A 25-minute warmup routine to protect your voice from damage, unlock your full vocal range, and increase your power. It’s the best way to predict an amazing performance. If you wing it, you’ll doubt yourself. But with the right warmup, you’ll nail every note every time.
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PRO SINGERS KNOW
The best singers in the world have a warmup routine that always works. It's not just a routine… it's a ritual that ensures their instrument is finely tuned and ready to deliver a stellar performance. This pre-show ritual helps loosen vocal cords, improve flexibility, and establish vocal control. It's a practice that allows them to hit those high notes effortlessly and convey the deepest emotions in their songs. A well-executed warm-up is the secret behind stars like Celine Dion, Harry Styles, Lady Gaga, and David Kushner.
If you have goals that you’re pursuing, follow the lead of someone who has reached a level you aspire to. When you warmup your voice properly, it just handles differently. It’s better. Smoother. More comfortable.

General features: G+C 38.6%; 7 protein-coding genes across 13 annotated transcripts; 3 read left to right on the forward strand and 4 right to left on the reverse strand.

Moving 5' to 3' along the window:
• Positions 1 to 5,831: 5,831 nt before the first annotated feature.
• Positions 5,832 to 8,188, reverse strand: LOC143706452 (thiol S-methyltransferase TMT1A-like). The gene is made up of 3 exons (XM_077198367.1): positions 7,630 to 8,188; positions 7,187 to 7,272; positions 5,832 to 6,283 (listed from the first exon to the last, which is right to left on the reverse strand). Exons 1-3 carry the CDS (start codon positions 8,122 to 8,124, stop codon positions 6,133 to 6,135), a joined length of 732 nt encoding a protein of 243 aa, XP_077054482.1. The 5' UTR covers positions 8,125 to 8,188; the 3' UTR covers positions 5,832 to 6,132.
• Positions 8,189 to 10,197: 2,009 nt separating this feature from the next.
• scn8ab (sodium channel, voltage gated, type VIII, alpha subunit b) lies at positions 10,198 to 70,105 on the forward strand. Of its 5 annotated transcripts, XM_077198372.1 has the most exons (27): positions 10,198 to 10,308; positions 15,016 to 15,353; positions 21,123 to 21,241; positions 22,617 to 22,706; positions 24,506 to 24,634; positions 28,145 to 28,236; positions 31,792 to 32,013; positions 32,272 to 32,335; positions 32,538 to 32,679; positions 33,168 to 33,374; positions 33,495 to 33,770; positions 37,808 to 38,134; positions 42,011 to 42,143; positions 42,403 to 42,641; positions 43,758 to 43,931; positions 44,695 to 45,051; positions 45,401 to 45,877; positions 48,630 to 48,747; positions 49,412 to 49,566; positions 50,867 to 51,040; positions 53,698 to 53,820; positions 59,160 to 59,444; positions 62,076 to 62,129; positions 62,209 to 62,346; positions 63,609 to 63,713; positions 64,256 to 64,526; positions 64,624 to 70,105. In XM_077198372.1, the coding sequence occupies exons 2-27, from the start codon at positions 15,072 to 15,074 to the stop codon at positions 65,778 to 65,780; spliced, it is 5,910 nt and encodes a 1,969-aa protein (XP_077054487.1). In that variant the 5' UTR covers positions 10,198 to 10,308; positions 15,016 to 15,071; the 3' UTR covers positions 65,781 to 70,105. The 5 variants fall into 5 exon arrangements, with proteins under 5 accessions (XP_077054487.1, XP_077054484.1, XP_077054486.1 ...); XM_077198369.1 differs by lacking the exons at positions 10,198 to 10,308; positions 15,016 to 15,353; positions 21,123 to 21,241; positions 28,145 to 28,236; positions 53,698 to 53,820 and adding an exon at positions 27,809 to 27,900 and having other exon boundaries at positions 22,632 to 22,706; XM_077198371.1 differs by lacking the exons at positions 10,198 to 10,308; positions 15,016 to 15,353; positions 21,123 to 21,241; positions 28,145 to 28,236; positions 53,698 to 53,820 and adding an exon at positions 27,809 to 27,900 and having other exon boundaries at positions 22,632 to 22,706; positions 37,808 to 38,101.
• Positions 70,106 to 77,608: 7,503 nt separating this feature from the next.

But THE RIGHT TYPE of warmup is the key. Traditional methods say:
❌ “Use your diaphragm”
❌ “Breathe better”
❌ “Blend chest and head voice together to sing in mix”
But THOUSANDS of singers follow this advice and still struggle to nail high notes comfortably and let loose when they sing. There are bad warmups that will wear your voice down, and there are fortifying warmups that will help you nail every note and steal the show.
The proper warmup protects your voice from damage, and should sound like your REAL VOICE, not an opera singer. It should last for at least 15-25 minutes, but you could also go longer if you need more time to feel the effects. It should use your entire vocal range – and actually help expand it.
Your warmup should create the perfect level of squeeze between your vocal cords instead of being TOO TIGHT or TOO BREATHY, and it should guide you through all 3 of your vocal registers: chest, the staircase, and head, so you can mix all of them intuitively instead of breaking or cracking in between low and high notes.